—A companion story to “Baby Sister”.—
The sun lay high overhead as a trio of high elves crossed the grassy hills of Quel’Thalas. All three looked quite young, perhaps barely on the edge of adulthood.
“You should heed your surname, Vane,” the dark-haired female said with obvious distaste. “We are Featherfalls. Our footsteps should fall like feathers. You make as much noise as a rockslide.”
The male halted, squaring his shoulders. Like the girl, he had long dark hair, and his face bore more than a little resemblance to the female. “My feet are larger than yours, Plumas, and I weigh more than you. How can I be expected to be perfectly silent?”
Plumas halted beside him. “The Windrunners can move through dry leaves without a whisper of sound. Like their name, they run as silent as the wind. You should study them.”
Vane pursed his lips. “You always have to bring them up, don’t you?”
“They are excellent models to follow. All three girls are exquisite, and their brothers are, too. It would not hurt you to study them.”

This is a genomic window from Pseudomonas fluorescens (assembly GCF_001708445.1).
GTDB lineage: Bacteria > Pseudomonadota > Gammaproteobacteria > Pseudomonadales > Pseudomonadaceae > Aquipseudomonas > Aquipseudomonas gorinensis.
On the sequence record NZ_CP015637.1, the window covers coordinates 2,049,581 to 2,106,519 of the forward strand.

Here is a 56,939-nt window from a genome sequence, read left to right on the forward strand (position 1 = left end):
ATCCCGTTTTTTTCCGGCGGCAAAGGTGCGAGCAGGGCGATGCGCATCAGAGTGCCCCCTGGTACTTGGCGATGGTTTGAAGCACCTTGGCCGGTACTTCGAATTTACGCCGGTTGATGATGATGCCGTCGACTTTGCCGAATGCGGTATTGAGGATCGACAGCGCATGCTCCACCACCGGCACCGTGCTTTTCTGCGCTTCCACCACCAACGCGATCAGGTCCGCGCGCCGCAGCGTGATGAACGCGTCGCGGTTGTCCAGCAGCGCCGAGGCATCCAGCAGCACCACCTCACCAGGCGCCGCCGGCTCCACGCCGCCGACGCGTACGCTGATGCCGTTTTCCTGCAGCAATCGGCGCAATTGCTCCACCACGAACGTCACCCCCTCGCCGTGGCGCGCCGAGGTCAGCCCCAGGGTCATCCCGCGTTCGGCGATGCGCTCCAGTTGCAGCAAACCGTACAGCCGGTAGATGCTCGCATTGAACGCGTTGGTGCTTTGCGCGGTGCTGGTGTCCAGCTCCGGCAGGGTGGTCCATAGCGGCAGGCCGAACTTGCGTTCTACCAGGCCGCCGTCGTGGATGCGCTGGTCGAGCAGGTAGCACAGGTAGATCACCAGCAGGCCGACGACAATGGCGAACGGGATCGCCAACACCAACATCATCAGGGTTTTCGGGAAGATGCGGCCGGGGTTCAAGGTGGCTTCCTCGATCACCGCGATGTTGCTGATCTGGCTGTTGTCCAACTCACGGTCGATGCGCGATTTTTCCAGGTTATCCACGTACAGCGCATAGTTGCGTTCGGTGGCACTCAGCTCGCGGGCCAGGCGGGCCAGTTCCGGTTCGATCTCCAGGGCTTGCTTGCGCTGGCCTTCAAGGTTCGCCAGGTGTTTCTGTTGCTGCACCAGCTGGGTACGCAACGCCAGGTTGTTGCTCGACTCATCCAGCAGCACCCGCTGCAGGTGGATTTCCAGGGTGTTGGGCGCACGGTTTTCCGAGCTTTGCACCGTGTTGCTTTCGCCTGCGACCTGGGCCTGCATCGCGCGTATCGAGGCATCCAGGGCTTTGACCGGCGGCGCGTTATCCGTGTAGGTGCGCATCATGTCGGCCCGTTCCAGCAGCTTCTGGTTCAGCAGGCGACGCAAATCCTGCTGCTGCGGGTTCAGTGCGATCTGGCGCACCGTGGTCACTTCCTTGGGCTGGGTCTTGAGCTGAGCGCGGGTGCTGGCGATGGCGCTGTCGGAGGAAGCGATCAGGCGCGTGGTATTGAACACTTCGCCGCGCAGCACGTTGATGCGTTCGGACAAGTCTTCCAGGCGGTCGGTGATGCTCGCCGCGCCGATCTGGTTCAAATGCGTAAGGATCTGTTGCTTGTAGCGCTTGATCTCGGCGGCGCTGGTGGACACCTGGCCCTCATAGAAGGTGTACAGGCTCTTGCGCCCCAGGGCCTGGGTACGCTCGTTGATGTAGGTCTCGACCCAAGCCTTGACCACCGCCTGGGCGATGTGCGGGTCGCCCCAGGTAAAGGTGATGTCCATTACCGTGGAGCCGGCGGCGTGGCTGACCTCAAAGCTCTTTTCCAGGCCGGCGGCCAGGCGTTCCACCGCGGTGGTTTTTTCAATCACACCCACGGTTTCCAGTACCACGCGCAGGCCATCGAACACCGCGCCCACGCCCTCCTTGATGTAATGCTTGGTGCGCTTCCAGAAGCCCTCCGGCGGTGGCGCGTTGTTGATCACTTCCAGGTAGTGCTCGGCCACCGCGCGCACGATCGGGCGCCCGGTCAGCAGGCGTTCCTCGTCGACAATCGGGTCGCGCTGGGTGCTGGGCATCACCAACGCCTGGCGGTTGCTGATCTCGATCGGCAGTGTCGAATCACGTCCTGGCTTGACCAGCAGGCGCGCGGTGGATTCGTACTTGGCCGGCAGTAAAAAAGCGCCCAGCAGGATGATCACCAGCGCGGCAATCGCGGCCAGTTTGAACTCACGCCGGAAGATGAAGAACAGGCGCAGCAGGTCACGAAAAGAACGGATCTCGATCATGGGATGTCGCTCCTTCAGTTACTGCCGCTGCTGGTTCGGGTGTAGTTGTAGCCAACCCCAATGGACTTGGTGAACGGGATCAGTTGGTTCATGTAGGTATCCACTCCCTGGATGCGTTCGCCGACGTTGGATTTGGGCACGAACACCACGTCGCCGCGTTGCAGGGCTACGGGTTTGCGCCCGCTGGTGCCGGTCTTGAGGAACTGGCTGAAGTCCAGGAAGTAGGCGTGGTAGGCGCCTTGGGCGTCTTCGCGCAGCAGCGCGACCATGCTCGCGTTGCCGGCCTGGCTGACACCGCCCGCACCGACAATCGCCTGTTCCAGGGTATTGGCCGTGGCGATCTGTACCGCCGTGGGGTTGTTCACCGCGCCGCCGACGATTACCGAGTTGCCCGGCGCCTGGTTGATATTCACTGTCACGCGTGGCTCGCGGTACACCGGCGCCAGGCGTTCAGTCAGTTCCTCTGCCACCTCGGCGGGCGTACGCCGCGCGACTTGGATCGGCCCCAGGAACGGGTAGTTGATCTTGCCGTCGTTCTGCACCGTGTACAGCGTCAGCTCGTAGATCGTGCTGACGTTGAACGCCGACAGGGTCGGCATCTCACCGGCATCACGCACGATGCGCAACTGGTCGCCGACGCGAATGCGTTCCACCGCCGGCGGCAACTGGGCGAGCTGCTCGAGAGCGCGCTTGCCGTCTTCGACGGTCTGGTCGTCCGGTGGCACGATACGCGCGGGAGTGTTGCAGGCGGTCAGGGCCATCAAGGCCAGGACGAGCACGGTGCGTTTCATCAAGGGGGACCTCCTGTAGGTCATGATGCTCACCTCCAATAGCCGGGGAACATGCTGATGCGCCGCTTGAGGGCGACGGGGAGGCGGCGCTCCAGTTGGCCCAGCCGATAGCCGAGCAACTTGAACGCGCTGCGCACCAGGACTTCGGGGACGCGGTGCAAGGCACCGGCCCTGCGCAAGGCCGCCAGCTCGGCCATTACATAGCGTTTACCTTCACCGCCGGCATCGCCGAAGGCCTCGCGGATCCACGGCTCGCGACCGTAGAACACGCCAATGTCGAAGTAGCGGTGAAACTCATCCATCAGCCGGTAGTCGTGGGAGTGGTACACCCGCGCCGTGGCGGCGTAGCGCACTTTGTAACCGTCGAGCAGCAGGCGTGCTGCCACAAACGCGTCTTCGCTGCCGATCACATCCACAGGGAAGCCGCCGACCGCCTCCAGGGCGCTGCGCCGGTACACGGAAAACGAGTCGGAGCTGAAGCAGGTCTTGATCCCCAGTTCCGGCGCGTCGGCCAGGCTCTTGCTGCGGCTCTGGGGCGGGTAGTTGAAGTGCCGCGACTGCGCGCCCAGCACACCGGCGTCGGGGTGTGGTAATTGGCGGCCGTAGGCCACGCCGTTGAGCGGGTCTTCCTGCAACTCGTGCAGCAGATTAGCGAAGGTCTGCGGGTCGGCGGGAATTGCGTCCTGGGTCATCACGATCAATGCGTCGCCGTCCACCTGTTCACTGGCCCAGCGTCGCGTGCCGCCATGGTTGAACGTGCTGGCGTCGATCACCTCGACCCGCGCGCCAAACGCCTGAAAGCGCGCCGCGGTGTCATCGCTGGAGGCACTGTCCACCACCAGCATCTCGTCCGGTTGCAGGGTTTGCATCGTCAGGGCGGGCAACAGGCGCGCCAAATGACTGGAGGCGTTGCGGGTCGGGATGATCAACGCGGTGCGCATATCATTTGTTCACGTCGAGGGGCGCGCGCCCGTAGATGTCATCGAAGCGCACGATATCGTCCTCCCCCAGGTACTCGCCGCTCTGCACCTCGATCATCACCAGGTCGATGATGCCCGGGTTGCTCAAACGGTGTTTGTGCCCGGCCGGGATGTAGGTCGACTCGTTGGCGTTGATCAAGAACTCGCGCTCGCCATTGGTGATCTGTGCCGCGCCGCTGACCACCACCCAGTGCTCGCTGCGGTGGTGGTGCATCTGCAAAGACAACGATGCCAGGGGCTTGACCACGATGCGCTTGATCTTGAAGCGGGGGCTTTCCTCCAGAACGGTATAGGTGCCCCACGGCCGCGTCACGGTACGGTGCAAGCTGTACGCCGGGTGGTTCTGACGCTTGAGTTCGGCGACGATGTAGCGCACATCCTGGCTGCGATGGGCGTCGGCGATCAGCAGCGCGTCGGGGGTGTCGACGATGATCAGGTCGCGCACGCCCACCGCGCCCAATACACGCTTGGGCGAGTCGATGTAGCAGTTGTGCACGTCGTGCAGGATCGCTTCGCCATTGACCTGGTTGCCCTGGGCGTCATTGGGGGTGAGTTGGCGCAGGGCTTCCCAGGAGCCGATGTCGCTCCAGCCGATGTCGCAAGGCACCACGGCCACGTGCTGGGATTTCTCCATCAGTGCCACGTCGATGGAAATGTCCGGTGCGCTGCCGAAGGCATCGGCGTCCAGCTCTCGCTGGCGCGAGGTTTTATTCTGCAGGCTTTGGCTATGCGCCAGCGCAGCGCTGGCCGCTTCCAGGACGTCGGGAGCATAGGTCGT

“Piffle,” he dourly dismissed her suggestion. “I am tired of hearing how wonderful the Windrunners are.”
The third elf, shorter and blonde, paused a couple feet ahead of the pair. Staring ahead, she stretched one lithe arm back toward them. “What is that?”
“What?” Plumas asked.
The blonde’s gaze was focused steadily on the side of a small hill, where several thickly-branched trees grew. She pointed with one finger. “There, under those trees. I see something blue.”
“Plumas with her love of Windrunners, and you always seeing things.” Vane exhaled loudly. “I cannot believe I am related to you two.”
Plumas squinted. “No, Vane, Aigrette is right. There is something…”
Vane followed their line of sight and cocked his head questioningly. Hidden well within the deep shadows of the trees was an incongruent figure, showing bright blue in the tiny patches of sunlight that found passage through the leaves.
“It seems to be alive,” Aigrette said.